Safety
Augmented reality games raise safety concerns for local agencies. The increased potential for large crowds gathering on public property may lead to increased accidents or confrontations. Individuals have even used Pokémon Go to lure and rob players who were in search of a rare Pokémon.

School districts will need to be vigilant about the potential increase in unauthorized people trying to enter school sites while students are present. Likewise, school authorities will need to ensure that students do not leave campus in response to lure modules set off campus.

Privacy
Augmented reality games raise privacy concerns for public agencies.

School districts need to be aware that they are responsible for protecting student data. As a mobile device’s camera helps create the images on the device’s screen, there may be an increased risk that players will use the game as a pretext to take pictures of employees, members of the public or, in the case of schools, students. In other words, a player may have his mobile device raised as if he is playing, but he may actually be taking pictures of a person.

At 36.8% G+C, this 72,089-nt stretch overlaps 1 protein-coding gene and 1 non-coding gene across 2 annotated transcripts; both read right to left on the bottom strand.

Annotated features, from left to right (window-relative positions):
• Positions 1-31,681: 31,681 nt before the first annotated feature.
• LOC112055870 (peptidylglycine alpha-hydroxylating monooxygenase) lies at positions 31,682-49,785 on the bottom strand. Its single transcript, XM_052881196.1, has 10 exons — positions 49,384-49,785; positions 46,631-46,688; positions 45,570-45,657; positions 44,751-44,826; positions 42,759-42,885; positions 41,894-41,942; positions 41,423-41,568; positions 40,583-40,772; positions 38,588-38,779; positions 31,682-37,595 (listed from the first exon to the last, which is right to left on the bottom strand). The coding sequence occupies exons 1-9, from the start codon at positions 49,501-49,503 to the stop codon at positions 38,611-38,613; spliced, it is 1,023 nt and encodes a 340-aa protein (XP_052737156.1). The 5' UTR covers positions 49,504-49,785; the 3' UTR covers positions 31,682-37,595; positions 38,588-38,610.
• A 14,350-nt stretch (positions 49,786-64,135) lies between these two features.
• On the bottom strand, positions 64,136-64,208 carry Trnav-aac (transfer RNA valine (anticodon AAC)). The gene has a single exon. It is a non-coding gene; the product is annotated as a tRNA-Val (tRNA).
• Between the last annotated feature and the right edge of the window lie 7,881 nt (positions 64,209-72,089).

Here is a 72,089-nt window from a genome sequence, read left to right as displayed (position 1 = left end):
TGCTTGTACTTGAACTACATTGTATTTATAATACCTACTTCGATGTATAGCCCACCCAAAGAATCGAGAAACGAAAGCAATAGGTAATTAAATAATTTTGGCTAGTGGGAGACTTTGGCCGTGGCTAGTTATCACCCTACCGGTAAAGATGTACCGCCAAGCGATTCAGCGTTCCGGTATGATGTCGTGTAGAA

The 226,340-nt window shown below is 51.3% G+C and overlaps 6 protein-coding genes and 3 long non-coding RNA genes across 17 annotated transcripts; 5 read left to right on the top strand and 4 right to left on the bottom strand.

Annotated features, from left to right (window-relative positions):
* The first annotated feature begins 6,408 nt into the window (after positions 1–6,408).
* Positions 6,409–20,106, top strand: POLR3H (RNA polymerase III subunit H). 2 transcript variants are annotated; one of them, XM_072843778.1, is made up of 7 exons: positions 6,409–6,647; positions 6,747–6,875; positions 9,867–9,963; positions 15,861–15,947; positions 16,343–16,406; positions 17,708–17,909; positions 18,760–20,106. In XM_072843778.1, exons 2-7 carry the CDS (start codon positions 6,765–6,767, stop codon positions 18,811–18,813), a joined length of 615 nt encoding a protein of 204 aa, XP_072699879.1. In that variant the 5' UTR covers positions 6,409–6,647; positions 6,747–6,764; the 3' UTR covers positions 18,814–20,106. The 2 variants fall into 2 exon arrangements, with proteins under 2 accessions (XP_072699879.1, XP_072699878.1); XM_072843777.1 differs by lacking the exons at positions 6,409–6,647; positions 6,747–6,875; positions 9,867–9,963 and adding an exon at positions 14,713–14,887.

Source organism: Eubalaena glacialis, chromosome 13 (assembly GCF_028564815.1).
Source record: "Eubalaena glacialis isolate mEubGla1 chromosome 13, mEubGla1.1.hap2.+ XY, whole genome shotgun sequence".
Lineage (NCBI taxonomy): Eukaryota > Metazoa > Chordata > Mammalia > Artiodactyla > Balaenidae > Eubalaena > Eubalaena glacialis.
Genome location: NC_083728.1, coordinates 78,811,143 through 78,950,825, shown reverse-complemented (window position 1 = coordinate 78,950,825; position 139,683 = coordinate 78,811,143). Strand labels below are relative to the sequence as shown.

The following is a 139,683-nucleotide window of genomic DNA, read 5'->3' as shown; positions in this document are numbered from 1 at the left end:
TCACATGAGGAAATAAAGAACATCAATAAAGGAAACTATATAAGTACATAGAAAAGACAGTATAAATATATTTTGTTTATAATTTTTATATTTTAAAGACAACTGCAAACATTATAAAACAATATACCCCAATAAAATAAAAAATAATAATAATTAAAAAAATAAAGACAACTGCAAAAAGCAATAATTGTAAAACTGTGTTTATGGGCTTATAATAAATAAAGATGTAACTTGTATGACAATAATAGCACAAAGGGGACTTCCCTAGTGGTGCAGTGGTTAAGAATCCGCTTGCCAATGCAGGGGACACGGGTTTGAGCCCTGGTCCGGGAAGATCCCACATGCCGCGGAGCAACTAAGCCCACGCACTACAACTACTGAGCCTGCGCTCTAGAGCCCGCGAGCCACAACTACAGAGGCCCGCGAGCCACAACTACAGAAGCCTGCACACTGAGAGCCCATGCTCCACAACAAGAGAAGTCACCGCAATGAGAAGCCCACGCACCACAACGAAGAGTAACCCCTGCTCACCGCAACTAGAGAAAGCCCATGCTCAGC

Technology Use Policies/Agreements and Discipline
Pokémon Go’s popularity may result in increased mobile device activity in the workplace during work hours or attempts to access the game using a public agency’s Internet or wireless networks, in violation of technology use agreements, policies or professional standards governing the workplace. This may lead to discipline of employees who engage in non-related work activities during work hours or who create liability for the local agency by failing to comply with use agreements or policies.

School districts may face an increase in student disciplinary issues resulting from disruptions on campus, like playing the game during class; violations of behavior expectations, such as bringing mobile devices to campus if they are not allowed; and violations of technology use agreements, like using district-issued mobile devices to play or to try to download the game.

How to Prepare for a Future with Augmented Reality